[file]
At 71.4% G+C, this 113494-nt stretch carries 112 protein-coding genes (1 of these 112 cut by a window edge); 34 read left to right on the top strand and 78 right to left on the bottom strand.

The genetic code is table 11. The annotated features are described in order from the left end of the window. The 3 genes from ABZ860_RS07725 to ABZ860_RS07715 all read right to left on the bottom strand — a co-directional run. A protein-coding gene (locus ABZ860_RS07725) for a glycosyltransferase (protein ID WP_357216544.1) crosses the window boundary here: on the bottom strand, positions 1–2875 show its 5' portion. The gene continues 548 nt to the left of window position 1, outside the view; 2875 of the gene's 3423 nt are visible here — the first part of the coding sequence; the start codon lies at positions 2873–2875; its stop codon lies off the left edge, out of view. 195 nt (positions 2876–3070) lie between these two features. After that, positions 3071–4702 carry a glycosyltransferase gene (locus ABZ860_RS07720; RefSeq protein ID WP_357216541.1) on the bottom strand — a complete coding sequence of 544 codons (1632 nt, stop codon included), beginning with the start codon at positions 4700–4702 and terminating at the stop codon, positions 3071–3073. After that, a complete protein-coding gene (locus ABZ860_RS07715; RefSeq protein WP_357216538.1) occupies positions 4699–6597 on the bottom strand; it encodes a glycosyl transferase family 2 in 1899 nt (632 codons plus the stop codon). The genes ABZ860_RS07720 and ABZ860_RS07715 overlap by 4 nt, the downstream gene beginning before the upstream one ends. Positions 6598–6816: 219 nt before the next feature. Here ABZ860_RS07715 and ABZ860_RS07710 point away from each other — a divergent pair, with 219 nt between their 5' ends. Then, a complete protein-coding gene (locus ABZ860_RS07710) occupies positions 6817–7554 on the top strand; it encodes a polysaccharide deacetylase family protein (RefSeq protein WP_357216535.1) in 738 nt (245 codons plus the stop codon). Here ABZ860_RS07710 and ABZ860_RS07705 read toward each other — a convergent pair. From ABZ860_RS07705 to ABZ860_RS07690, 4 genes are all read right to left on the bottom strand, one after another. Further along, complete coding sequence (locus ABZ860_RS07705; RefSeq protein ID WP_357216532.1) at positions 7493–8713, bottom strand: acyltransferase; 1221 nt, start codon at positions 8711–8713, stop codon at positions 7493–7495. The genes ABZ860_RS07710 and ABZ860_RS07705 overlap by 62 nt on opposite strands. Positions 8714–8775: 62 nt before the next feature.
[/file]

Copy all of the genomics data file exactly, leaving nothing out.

At 71.4% G+C, this 113494-nt stretch carries 112 protein-coding genes (1 of these 112 cut by a window edge); 34 read left to right on the top strand and 78 right to left on the bottom strand.

The genetic code is table 11. The annotated features are described in order from the left end of the window. The 3 genes from ABZ860_RS07725 to ABZ860_RS07715 all read right to left on the bottom strand — a co-directional run. A protein-coding gene (locus ABZ860_RS07725) for a glycosyltransferase (protein ID WP_357216544.1) crosses the window boundary here: on the bottom strand, positions 1–2875 show its 5' portion. The gene continues 548 nt to the left of window position 1, outside the view; 2875 of the gene's 3423 nt are visible here — the first part of the coding sequence; the start codon lies at positions 2873–2875; its stop codon lies off the left edge, out of view. 195 nt (positions 2876–3070) lie between these two features. After that, positions 3071–4702 carry a glycosyltransferase gene (locus ABZ860_RS07720; RefSeq protein ID WP_357216541.1) on the bottom strand — a complete coding sequence of 544 codons (1632 nt, stop codon included), beginning with the start codon at positions 4700–4702 and terminating at the stop codon, positions 3071–3073. After that, a complete protein-coding gene (locus ABZ860_RS07715; RefSeq protein WP_357216538.1) occupies positions 4699–6597 on the bottom strand; it encodes a glycosyl transferase family 2 in 1899 nt (632 codons plus the stop codon). The genes ABZ860_RS07720 and ABZ860_RS07715 overlap by 4 nt, the downstream gene beginning before the upstream one ends. Positions 6598–6816: 219 nt before the next feature. Here ABZ860_RS07715 and ABZ860_RS07710 point away from each other — a divergent pair, with 219 nt between their 5' ends. Then, a complete protein-coding gene (locus ABZ860_RS07710) occupies positions 6817–7554 on the top strand; it encodes a polysaccharide deacetylase family protein (RefSeq protein WP_357216535.1) in 738 nt (245 codons plus the stop codon). Here ABZ860_RS07710 and ABZ860_RS07705 read toward each other — a convergent pair. From ABZ860_RS07705 to ABZ860_RS07690, 4 genes are all read right to left on the bottom strand, one after another. Further along, complete coding sequence (locus ABZ860_RS07705; RefSeq protein ID WP_357216532.1) at positions 7493–8713, bottom strand: acyltransferase; 1221 nt, start codon at positions 8711–8713, stop codon at positions 7493–7495. The genes ABZ860_RS07710 and ABZ860_RS07705 overlap by 62 nt on opposite strands. Positions 8714–8775: 62 nt before the next feature.